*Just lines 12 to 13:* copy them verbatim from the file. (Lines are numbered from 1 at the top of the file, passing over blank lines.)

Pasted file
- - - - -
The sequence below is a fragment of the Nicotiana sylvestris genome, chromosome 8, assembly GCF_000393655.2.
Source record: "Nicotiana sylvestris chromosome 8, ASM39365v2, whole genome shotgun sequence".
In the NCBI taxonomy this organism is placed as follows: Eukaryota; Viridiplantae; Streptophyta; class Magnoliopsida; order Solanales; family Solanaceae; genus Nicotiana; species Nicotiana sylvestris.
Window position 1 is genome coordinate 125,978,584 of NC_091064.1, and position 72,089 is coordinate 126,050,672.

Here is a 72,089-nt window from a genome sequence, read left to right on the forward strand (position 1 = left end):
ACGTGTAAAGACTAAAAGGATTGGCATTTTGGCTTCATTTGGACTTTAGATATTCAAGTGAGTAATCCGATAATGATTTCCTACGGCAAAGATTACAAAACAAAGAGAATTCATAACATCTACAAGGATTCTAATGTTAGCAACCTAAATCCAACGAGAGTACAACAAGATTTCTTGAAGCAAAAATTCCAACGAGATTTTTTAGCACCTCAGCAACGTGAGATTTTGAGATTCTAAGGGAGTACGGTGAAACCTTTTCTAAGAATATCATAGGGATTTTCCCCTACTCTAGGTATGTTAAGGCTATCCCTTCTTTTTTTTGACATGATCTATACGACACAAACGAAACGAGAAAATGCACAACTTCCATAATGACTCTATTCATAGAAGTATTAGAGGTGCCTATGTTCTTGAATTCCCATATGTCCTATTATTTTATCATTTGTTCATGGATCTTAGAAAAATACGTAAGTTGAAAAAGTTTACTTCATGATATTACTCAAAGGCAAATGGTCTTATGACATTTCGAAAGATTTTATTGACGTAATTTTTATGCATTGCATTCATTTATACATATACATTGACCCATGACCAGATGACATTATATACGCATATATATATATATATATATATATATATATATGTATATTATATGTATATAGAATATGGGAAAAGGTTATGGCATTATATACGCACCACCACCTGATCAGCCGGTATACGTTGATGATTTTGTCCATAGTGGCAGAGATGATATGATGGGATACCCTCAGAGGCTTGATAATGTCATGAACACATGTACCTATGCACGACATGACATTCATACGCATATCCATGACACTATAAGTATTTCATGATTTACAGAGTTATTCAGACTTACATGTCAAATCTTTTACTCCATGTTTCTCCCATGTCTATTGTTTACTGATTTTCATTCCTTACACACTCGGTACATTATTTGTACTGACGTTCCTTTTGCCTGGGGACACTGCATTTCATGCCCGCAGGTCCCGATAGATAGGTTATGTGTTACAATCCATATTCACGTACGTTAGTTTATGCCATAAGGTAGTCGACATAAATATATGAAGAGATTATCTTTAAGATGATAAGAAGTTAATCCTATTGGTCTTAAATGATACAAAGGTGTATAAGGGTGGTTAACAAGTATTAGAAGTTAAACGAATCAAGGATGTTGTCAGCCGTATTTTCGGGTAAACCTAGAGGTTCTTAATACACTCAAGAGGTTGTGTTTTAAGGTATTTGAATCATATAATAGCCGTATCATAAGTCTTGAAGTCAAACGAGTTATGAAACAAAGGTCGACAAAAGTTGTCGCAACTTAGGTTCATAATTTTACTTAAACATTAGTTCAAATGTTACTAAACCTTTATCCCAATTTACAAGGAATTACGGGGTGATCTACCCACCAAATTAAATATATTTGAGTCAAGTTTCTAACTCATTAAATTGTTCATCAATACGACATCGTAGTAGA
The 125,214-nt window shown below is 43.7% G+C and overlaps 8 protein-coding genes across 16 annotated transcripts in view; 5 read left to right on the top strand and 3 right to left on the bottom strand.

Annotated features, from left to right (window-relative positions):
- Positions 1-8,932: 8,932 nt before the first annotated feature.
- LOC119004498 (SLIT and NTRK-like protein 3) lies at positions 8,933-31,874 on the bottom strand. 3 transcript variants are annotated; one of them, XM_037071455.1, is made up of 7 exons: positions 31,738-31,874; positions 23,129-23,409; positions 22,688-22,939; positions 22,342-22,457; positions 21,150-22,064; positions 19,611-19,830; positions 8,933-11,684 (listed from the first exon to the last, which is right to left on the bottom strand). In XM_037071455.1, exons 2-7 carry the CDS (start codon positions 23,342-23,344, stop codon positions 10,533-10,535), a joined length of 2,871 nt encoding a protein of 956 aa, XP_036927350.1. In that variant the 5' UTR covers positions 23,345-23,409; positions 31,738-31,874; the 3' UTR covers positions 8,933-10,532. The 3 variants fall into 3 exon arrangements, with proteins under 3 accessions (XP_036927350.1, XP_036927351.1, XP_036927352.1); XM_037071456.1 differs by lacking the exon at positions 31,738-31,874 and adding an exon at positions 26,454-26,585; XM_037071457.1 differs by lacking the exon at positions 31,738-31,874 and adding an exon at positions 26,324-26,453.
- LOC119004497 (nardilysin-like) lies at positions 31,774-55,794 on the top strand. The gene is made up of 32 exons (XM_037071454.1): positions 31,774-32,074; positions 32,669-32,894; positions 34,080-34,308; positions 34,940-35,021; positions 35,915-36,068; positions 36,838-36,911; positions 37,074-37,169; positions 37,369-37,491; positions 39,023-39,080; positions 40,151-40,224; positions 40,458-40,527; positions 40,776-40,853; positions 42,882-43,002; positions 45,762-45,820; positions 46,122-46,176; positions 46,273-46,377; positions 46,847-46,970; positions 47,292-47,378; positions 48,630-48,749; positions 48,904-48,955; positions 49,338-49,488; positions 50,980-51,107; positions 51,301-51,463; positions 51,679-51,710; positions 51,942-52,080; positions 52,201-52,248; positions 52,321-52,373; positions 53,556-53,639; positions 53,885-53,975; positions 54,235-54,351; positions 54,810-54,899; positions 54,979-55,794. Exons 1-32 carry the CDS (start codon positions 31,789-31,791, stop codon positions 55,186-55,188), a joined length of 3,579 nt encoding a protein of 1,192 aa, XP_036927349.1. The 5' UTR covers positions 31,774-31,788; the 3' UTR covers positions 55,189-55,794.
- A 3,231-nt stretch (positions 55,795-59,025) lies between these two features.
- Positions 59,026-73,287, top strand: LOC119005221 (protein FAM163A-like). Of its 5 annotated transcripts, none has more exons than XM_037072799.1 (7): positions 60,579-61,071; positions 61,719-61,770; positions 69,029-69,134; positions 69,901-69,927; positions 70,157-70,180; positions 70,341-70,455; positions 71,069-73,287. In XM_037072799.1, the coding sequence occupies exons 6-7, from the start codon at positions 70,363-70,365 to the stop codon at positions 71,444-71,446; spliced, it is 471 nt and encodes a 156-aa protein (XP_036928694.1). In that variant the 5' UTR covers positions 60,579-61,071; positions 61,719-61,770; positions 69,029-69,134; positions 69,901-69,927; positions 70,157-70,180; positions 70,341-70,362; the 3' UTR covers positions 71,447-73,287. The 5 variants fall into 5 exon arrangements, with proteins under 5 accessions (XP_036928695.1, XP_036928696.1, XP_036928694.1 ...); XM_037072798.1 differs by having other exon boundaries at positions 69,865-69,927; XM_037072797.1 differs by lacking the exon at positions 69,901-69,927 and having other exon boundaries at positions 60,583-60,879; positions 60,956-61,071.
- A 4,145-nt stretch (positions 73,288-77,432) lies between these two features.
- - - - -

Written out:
- A 3,231-nt stretch (positions 55,795-59,025) lies between these two features.
- Positions 59,026-73,287, top strand: LOC119005221 (protein FAM163A-like). Of its 5 annotated transcripts, none has more exons than XM_037072799.1 (7): positions 60,579-61,071; positions 61,719-61,770; positions 69,029-69,134; positions 69,901-69,927; positions 70,157-70,180; positions 70,341-70,455; positions 71,069-73,287. In XM_037072799.1, the coding sequence occupies exons 6-7, from the start codon at positions 70,363-70,365 to the stop codon at positions 71,444-71,446; spliced, it is 471 nt and encodes a 156-aa protein (XP_036928694.1). In that variant the 5' UTR covers positions 60,579-61,071; positions 61,719-61,770; positions 69,029-69,134; positions 69,901-69,927; positions 70,157-70,180; positions 70,341-70,362; the 3' UTR covers positions 71,447-73,287. The 5 variants fall into 5 exon arrangements, with proteins under 5 accessions (XP_036928695.1, XP_036928696.1, XP_036928694.1 ...); XM_037072798.1 differs by having other exon boundaries at positions 69,865-69,927; XM_037072797.1 differs by lacking the exon at positions 69,901-69,927 and having other exon boundaries at positions 60,583-60,879; positions 60,956-61,071.